The Oklahoma legislature is moving forward with significant traffic proposals, including bills to increase the speed limit from 75 mph to 80 mph on Oklahoma turnpikes and increase the speed limit on four-lane highways from 70 mph to 75 mph.
Oklahoma is one of several states that are leaning toward higher speed limits on interstates and highways. Utah is contemplating a similar measure, and the Wyoming House of Representatives recently approved a bill to increase highway speed limits to 80 mph.
Traffic safety advocates are concerned that a speed limit of 80 mph in Oklahoma would lead to more car crashes and fatalities. High-speed traffic crashes are often deadly. Oklahoma State Police, who patrol highways, interstates and turnpikes, responded to two-thirds of all fatal auto accidents in 2012. Furthermore, the chances that someone will be injured in a traffic wreck increases exponentially the faster the vehicle is traveling.
Proponents believe that higher speeds will assure that vehicles on Oklahoma highways travel at the same pace. A report from the Insurance Institute for Highway Safety found that drivers who go faster or slower than the flow of traffic are the most likely to be in car wrecks. Driving much faster or much slower than the speed limit is particularly dangerous.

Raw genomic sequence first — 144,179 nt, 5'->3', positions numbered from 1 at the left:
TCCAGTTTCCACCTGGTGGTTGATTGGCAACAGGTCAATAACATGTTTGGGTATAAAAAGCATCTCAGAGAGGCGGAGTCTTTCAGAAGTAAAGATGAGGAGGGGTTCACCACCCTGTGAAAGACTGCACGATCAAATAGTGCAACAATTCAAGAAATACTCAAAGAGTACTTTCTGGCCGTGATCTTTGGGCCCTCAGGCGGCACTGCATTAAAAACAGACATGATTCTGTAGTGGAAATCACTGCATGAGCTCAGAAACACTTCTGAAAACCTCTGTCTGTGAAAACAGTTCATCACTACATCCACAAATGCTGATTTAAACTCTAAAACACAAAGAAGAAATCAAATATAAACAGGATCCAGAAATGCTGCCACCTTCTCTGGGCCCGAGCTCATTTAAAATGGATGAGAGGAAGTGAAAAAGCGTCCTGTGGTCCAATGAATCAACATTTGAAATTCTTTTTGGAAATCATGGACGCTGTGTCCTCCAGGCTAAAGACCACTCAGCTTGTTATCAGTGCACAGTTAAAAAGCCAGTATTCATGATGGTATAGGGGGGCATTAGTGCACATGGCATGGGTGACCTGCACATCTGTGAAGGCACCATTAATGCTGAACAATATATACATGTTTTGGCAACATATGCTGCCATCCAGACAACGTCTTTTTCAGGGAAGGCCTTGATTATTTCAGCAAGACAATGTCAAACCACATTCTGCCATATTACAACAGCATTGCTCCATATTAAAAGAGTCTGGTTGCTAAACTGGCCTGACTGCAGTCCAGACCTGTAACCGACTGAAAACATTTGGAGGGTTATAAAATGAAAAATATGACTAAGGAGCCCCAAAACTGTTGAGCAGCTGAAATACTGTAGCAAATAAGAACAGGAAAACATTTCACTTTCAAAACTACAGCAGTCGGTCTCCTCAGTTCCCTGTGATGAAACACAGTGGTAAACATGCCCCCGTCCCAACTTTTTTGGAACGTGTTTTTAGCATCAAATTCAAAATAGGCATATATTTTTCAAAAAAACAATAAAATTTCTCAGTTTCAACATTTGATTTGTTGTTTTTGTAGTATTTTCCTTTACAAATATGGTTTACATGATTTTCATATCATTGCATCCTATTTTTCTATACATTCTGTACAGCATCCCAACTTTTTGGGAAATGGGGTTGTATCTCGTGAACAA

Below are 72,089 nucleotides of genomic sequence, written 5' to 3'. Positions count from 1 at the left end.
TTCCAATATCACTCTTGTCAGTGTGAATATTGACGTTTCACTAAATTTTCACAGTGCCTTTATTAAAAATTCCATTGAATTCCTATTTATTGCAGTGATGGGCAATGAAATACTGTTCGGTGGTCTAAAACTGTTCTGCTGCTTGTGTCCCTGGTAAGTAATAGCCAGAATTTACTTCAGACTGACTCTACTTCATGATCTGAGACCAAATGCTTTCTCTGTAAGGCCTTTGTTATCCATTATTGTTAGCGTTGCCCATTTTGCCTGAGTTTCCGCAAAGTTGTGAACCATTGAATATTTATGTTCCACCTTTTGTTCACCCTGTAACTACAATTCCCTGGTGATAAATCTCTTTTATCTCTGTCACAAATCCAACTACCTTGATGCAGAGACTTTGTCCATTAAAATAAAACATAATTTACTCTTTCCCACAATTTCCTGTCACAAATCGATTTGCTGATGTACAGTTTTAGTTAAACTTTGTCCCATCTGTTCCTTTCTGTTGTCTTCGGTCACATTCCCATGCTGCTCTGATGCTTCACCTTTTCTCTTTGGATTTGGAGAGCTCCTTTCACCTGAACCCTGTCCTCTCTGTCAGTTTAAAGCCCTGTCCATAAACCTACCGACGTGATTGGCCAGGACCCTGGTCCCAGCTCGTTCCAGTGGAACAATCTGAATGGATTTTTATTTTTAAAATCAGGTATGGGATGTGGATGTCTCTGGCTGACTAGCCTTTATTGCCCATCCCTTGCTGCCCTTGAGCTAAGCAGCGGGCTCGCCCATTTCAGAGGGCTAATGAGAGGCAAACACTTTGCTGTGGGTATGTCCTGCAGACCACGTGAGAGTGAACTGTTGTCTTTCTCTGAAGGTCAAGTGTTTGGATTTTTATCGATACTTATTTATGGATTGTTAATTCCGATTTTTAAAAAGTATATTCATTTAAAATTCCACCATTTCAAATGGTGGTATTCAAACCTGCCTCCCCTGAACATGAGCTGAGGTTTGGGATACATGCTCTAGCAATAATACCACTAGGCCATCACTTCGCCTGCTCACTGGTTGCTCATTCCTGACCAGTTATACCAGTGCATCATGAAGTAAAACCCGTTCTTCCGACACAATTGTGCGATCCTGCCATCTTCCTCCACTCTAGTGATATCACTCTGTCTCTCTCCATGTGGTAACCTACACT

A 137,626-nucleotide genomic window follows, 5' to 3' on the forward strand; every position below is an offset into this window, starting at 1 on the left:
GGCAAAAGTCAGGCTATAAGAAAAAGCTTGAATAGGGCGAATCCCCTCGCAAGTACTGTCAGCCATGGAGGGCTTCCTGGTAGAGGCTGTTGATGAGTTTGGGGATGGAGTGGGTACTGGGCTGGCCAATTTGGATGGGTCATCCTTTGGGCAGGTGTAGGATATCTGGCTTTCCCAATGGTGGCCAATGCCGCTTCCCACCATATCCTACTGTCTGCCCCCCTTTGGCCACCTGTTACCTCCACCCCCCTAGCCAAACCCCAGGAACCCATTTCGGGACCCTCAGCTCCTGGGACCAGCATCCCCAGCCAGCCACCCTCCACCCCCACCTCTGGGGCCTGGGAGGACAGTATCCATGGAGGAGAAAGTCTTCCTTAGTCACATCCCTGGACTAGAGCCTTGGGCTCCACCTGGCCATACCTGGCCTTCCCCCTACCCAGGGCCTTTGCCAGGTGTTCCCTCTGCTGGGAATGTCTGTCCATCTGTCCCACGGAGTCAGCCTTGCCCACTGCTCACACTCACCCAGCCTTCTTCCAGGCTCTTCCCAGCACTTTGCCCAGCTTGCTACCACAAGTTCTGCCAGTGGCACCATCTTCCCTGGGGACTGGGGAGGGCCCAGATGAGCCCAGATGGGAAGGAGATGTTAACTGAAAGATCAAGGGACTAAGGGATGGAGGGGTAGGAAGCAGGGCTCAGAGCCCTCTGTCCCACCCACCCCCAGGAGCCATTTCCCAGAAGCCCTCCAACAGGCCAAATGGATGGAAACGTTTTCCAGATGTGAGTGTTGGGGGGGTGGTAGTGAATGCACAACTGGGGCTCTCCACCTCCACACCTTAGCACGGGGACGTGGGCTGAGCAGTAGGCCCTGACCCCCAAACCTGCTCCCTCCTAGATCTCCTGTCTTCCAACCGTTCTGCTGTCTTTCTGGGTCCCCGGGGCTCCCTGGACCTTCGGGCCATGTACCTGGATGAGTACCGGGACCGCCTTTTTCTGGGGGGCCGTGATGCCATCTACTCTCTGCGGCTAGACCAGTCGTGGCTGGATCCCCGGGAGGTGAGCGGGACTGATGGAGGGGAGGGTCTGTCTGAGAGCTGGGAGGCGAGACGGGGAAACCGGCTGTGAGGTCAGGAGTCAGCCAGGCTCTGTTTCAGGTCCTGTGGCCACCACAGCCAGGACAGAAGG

Some assert that an Oklahoma speed limit of 80 mph would not significantly alter the state’s auto collision fatality rates. The IIHS report revealed that aggressive driving accidents Oklahoma happen more often at low speed than at high speed. Wreck sin stop-and-go traffic and at intersections are commonplace.
In contrast, highway fatalities are at historic lows. The proposals to raise speed limits capitalize on the low risk of highway driving, assuming most drivers are traveling at relatively the same speed.
The speed limit increase is among several traffic-related measures that the Oklahoma legislature is tackling in the first quarter of 2014. Senate Bill 1517 would prohibit vehicles from using the left lane on multi-lane highways for any purpose other than passing another car or truck on the right. As it stands, cars and trucks can cruise in the left lane on Oklahoma turnpikes.
Given the number of commercial trucks on Oklahoma interstates, SB 1517 would force lots of tractor-trailers into the right lane. Although this may be appealing to some, it would make more motorists merge with large trucks in traffic. Additionally the measure might end up requiring drivers to weave in and around other drivers more frequently.
Another bill,proposed by a senator with a law enforcement background, would allow police to issue traffic citations electronically, rather than having to pull motorists over for violating traffic laws. The bill has come under fire for its legal implications. Opponents say that police should assess each situation and that violators who are not pulled over would continue to drive unsafely.